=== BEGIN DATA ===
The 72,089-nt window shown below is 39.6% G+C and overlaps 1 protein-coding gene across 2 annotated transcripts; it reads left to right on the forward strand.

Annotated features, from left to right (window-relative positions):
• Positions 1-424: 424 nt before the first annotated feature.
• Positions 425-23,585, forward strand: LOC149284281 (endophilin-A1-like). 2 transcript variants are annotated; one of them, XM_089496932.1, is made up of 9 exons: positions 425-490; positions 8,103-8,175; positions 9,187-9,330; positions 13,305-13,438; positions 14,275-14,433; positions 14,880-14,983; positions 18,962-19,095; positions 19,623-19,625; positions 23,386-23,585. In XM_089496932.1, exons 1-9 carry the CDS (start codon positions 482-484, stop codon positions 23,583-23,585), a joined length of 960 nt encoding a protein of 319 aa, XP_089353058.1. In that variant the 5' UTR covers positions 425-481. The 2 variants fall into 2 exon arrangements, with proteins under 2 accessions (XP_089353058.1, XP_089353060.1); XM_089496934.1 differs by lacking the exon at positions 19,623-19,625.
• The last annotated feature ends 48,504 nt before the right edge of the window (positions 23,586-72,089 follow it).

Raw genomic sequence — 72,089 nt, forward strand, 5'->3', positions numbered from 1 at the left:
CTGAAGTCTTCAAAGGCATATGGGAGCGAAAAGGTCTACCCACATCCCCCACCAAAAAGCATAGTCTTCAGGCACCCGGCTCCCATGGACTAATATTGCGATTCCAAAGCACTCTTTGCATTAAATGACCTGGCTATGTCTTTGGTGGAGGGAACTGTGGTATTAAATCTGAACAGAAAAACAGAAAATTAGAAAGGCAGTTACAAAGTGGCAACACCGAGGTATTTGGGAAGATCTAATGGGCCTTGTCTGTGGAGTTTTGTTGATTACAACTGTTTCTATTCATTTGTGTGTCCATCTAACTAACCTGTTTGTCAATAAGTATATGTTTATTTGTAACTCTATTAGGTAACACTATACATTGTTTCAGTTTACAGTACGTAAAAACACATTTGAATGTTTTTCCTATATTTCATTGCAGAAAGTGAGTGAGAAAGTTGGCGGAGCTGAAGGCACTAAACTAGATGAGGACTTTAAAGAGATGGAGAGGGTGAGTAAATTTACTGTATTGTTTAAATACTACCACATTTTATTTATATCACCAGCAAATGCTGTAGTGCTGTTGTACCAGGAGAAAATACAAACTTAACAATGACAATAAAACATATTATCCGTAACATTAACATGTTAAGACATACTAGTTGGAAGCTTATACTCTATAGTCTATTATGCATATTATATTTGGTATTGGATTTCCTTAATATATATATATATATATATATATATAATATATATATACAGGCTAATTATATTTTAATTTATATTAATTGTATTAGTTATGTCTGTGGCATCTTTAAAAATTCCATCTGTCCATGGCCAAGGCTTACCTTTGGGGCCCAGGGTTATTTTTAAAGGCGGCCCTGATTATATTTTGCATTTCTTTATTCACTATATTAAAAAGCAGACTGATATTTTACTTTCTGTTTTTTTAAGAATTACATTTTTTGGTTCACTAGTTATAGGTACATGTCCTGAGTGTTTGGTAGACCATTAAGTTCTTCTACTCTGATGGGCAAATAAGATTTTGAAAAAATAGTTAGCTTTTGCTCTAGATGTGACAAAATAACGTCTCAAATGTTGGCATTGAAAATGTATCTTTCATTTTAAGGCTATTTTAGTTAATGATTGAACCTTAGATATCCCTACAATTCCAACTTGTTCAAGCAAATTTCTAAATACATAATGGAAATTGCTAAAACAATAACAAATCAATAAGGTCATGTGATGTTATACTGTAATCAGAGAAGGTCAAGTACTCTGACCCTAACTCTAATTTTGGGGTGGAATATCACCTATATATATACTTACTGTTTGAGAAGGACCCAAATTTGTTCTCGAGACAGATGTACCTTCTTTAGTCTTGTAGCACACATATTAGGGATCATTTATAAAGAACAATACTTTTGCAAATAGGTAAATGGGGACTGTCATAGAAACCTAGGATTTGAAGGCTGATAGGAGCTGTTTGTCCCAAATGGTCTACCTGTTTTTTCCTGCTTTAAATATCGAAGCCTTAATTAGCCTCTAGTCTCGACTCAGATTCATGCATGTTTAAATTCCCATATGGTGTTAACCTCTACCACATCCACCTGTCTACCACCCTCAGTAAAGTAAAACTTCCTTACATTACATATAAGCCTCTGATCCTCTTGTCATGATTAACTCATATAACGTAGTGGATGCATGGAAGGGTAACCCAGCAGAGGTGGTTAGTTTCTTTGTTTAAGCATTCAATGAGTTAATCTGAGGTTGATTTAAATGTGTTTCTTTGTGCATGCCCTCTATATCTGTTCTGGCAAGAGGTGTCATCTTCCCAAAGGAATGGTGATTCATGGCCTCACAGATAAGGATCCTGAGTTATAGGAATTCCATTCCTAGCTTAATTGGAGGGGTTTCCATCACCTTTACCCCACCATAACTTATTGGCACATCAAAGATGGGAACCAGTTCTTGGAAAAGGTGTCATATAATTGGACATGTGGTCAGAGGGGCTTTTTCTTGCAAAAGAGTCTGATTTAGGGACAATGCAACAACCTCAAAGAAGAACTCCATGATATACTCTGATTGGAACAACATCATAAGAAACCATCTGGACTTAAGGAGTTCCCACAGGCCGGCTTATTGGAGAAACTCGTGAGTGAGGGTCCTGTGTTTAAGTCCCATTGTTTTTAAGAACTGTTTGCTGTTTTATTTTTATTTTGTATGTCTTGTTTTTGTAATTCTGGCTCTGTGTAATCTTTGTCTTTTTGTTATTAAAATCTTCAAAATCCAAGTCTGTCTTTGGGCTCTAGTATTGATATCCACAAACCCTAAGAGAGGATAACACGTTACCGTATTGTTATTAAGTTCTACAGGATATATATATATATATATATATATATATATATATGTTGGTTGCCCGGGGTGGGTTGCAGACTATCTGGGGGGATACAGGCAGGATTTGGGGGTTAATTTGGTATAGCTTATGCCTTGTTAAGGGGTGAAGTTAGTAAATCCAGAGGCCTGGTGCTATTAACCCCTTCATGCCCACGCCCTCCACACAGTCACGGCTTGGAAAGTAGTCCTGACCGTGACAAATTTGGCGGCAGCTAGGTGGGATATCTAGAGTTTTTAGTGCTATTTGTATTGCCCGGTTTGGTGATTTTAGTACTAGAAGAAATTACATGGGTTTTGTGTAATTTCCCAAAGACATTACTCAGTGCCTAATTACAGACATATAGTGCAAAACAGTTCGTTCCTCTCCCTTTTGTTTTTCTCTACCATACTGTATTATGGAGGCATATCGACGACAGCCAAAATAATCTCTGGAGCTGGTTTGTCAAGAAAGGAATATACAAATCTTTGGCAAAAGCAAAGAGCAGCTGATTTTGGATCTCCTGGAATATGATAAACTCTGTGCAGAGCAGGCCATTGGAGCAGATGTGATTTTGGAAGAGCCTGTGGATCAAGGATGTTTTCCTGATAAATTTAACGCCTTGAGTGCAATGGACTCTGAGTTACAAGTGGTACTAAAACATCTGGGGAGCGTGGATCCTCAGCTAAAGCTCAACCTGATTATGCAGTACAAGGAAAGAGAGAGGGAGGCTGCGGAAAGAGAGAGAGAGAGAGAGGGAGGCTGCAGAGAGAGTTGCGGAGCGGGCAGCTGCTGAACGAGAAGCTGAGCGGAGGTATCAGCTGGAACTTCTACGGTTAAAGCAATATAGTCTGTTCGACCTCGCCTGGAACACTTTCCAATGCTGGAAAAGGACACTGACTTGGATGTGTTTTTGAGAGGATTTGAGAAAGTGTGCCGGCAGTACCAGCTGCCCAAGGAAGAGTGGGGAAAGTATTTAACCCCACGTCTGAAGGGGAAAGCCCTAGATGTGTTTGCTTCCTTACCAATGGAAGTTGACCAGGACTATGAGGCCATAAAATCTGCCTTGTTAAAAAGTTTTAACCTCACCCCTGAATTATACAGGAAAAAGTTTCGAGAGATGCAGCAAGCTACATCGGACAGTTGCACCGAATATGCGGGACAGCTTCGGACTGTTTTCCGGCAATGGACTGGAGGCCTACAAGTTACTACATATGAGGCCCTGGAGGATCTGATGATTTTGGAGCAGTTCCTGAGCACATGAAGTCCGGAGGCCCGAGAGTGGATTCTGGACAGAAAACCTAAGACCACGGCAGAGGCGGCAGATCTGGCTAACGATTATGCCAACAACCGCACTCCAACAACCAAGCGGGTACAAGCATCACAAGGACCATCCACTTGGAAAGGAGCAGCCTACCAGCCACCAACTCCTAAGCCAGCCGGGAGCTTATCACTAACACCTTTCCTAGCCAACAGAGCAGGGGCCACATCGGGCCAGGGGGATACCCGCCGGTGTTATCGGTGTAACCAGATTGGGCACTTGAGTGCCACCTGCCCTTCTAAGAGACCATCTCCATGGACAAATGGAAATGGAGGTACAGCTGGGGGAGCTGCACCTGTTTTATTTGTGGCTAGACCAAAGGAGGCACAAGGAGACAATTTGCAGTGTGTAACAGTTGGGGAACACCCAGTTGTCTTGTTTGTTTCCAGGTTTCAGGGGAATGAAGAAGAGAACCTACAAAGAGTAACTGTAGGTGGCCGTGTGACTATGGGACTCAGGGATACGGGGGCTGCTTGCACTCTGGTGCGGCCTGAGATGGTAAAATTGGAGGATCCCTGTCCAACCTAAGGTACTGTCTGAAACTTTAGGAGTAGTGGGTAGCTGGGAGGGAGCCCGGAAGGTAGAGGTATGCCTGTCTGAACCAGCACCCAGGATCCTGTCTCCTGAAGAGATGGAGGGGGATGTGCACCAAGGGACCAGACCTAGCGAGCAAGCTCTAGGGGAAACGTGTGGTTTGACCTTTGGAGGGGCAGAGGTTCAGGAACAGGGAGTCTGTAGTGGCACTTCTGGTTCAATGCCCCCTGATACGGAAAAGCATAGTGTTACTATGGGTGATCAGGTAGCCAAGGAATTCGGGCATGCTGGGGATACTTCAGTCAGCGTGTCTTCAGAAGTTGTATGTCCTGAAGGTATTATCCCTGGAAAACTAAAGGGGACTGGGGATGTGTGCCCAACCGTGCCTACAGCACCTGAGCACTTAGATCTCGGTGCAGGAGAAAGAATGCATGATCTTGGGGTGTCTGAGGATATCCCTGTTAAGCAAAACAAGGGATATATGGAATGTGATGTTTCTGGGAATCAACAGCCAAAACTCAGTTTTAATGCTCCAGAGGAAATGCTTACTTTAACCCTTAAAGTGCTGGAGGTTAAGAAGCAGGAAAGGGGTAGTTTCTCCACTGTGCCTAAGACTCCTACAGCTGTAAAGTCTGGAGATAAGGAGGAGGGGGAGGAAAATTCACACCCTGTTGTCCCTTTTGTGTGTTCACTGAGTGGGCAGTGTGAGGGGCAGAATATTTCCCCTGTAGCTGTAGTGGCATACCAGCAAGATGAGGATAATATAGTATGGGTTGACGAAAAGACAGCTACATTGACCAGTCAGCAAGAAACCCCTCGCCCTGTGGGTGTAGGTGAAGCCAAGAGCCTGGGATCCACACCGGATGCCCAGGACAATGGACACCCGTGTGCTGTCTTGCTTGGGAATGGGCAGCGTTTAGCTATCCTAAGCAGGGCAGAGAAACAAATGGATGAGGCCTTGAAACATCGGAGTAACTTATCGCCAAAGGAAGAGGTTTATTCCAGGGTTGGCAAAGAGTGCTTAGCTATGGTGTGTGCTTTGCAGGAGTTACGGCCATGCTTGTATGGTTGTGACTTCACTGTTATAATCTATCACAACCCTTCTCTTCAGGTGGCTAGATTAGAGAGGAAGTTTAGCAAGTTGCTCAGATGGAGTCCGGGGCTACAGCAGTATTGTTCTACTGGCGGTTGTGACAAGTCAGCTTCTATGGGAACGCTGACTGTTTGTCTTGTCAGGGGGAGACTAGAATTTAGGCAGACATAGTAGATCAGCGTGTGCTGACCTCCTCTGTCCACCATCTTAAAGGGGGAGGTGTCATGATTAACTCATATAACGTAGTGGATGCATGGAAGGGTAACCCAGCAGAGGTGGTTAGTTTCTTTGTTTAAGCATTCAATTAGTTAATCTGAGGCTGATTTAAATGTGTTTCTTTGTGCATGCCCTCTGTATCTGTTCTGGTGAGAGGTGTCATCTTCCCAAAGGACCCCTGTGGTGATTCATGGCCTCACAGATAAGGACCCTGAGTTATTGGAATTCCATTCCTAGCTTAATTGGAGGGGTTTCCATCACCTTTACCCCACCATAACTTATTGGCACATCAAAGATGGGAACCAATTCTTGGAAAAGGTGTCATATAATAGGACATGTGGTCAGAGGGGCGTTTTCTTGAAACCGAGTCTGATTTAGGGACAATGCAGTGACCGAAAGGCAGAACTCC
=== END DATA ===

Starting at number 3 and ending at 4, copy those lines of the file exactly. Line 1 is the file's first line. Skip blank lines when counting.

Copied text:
• Positions 1-424: 424 nt before the first annotated feature.
• Positions 425-23,585, forward strand: LOC149284281 (endophilin-A1-like). 2 transcript variants are annotated; one of them, XM_089496932.1, is made up of 9 exons: positions 425-490; positions 8,103-8,175; positions 9,187-9,330; positions 13,305-13,438; positions 14,275-14,433; positions 14,880-14,983; positions 18,962-19,095; positions 19,623-19,625; positions 23,386-23,585. In XM_089496932.1, exons 1-9 carry the CDS (start codon positions 482-484, stop codon positions 23,583-23,585), a joined length of 960 nt encoding a protein of 319 aa, XP_089353058.1. In that variant the 5' UTR covers positions 425-481. The 2 variants fall into 2 exon arrangements, with proteins under 2 accessions (XP_089353058.1, XP_089353060.1); XM_089496934.1 differs by lacking the exon at positions 19,623-19,625.